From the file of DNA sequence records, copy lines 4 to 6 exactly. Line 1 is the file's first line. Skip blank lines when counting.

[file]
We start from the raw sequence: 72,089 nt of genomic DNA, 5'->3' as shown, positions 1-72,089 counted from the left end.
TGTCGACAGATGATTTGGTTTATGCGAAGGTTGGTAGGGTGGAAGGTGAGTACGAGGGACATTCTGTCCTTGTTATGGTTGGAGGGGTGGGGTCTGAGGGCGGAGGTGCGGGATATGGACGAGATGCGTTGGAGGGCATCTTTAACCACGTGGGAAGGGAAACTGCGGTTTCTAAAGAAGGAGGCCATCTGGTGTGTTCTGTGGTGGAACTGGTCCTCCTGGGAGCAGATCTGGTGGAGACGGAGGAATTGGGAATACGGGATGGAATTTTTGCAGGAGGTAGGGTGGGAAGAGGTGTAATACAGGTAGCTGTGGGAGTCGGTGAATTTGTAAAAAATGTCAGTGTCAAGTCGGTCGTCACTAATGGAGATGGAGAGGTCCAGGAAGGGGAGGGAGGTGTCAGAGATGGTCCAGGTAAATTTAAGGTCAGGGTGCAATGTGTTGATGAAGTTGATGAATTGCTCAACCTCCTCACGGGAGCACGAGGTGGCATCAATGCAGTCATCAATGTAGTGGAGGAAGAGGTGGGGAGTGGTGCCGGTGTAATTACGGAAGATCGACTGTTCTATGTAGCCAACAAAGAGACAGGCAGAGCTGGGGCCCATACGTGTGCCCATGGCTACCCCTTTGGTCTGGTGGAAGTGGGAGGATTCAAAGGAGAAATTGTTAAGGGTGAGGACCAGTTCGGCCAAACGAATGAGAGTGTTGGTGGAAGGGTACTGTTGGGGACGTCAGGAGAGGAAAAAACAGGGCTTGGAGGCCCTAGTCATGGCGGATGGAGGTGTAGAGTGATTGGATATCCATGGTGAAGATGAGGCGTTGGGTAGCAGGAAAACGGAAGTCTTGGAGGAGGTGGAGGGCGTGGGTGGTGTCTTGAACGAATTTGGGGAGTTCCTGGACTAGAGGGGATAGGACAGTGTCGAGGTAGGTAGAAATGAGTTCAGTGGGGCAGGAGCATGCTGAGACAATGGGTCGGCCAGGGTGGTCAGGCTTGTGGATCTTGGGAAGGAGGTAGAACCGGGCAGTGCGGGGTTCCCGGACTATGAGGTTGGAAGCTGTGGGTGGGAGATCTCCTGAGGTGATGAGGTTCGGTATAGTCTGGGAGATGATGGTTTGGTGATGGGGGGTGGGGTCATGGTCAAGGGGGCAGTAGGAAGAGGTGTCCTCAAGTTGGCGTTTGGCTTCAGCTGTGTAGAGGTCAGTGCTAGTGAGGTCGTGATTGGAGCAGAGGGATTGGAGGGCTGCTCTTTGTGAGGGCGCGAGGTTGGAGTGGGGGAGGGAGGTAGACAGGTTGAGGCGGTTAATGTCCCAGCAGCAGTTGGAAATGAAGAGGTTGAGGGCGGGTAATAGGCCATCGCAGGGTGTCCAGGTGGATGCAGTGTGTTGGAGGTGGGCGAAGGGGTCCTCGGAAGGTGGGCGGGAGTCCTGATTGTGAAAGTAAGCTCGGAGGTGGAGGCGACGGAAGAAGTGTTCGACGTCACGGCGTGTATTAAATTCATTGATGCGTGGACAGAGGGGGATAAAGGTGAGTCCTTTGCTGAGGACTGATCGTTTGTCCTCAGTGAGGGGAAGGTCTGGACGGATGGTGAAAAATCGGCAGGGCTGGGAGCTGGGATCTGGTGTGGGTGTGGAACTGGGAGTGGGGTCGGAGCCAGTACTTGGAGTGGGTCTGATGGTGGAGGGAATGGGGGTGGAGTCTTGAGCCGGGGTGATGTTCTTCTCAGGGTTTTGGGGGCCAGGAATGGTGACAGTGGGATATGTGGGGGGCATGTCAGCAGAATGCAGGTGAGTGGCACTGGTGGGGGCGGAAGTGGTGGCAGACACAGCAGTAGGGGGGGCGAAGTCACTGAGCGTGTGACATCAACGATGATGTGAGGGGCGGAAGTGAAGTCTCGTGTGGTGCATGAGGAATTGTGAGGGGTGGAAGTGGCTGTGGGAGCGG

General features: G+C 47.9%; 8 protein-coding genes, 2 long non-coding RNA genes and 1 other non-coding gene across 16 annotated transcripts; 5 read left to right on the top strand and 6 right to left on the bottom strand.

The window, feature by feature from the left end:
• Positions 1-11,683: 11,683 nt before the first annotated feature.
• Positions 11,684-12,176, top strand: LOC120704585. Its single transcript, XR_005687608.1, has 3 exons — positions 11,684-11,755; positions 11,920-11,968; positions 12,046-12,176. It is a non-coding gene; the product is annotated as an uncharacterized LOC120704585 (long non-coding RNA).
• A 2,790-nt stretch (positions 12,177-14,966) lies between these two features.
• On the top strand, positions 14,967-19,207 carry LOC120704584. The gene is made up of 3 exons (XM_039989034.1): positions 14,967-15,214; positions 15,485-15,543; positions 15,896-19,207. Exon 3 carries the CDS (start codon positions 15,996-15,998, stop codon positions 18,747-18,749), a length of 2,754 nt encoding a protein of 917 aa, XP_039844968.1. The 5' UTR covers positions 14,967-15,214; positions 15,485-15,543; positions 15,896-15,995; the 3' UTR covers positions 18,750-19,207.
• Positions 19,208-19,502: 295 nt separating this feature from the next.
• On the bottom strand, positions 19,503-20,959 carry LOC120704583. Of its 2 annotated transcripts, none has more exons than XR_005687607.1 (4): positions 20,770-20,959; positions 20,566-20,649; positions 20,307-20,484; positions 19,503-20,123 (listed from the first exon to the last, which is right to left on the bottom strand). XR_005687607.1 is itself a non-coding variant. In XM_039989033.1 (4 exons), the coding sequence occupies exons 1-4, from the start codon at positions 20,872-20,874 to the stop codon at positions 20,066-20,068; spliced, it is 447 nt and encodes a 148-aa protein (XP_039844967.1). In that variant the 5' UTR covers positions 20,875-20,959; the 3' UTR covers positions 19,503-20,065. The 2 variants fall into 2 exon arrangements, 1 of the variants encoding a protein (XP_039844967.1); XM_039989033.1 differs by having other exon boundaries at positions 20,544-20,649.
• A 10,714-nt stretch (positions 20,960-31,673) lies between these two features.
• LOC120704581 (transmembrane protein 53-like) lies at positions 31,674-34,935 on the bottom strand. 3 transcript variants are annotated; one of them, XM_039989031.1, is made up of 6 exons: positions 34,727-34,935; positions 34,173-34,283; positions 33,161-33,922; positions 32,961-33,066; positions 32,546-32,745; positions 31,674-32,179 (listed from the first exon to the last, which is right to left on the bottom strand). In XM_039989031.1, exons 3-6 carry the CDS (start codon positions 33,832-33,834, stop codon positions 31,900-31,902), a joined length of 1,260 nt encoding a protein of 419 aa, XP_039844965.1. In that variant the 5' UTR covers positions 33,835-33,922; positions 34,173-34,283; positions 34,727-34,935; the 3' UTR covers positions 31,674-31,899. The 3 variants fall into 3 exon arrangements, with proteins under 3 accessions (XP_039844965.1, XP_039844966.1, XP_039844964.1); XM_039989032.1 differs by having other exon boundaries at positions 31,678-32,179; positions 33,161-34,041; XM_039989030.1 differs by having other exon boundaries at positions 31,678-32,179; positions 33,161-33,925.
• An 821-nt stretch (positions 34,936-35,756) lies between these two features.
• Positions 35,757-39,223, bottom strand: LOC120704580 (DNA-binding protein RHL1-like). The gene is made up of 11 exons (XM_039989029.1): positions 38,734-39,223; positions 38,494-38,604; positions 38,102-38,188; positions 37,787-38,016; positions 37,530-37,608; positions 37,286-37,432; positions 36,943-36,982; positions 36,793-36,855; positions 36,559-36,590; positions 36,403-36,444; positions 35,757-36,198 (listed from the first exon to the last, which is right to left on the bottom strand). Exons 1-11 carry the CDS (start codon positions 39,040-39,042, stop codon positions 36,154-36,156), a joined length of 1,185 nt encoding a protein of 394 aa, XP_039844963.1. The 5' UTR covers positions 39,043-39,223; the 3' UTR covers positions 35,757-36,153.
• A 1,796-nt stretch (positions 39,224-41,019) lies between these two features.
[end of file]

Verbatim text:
The window, feature by feature from the left end:
• Positions 1-11,683: 11,683 nt before the first annotated feature.
• Positions 11,684-12,176, top strand: LOC120704585. Its single transcript, XR_005687608.1, has 3 exons — positions 11,684-11,755; positions 11,920-11,968; positions 12,046-12,176. It is a non-coding gene; the product is annotated as an uncharacterized LOC120704585 (long non-coding RNA).